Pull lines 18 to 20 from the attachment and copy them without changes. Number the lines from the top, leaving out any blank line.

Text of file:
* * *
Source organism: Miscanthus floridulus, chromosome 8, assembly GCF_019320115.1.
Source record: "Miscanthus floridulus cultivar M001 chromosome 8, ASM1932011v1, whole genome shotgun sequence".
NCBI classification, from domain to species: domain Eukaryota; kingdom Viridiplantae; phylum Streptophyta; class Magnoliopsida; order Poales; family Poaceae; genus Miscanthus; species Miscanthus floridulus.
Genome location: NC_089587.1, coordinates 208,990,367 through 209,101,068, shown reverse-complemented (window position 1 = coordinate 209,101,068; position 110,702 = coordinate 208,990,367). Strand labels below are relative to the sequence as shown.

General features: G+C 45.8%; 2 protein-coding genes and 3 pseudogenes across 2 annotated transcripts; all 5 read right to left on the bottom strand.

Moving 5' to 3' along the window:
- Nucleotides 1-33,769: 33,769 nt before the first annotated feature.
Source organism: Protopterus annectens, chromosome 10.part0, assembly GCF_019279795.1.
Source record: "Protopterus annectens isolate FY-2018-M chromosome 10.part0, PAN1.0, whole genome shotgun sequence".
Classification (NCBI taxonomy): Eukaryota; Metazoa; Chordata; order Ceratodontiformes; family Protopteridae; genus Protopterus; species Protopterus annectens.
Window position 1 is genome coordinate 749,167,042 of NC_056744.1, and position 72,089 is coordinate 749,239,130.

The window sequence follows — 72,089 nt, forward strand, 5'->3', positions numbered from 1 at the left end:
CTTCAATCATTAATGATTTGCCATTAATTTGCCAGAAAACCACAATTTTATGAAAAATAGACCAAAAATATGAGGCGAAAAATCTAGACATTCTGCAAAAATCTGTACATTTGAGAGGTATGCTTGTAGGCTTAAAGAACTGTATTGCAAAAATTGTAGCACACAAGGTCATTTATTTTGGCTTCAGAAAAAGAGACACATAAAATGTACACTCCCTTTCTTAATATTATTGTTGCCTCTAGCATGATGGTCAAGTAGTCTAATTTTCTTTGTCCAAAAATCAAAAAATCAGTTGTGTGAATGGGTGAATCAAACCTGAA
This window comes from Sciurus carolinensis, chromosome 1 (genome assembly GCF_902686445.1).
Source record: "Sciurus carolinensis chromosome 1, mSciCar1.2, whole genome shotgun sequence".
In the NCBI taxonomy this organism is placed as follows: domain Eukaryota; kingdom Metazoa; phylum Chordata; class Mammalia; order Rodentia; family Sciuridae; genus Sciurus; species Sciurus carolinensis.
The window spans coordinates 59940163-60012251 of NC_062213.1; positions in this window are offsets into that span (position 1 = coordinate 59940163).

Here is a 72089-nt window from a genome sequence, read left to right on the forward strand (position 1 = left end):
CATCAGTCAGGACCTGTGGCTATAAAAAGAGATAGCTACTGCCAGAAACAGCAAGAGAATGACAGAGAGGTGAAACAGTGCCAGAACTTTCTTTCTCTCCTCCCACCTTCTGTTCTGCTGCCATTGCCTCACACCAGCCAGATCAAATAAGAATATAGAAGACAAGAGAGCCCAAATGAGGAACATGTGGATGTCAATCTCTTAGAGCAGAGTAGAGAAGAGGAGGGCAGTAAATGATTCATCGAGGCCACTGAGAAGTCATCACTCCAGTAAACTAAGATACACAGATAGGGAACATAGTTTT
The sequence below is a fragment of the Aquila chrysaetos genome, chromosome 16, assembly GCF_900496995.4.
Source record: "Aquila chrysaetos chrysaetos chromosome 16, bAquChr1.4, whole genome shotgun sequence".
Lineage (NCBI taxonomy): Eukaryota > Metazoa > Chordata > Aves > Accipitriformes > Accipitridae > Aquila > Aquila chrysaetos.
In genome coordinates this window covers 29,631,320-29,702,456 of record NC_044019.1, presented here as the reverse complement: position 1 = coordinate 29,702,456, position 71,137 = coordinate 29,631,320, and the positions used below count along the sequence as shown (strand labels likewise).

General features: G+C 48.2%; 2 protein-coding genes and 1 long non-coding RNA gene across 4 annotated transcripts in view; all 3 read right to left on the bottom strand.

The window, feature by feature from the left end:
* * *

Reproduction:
Here is a 72089-nt window from a genome sequence, read left to right on the forward strand (position 1 = left end):
CATCAGTCAGGACCTGTGGCTATAAAAAGAGATAGCTACTGCCAGAAACAGCAAGAGAATGACAGAGAGGTGAAACAGTGCCAGAACTTTCTTTCTCTCCTCCCACCTTCTGTTCTGCTGCCATTGCCTCACACCAGCCAGATCAAATAAGAATATAGAAGACAAGAGAGCCCAAATGAGGAACATGTGGATGTCAATCTCTTAGAGCAGAGTAGAGAAGAGGAGGGCAGTAAATGATTCATCGAGGCCACTGAGAAGTCATCACTCCAGTAAACTAAGATACACAGATAGGGAACATAGTTTT
The sequence below is a fragment of the Aquila chrysaetos genome, chromosome 16, assembly GCF_900496995.4.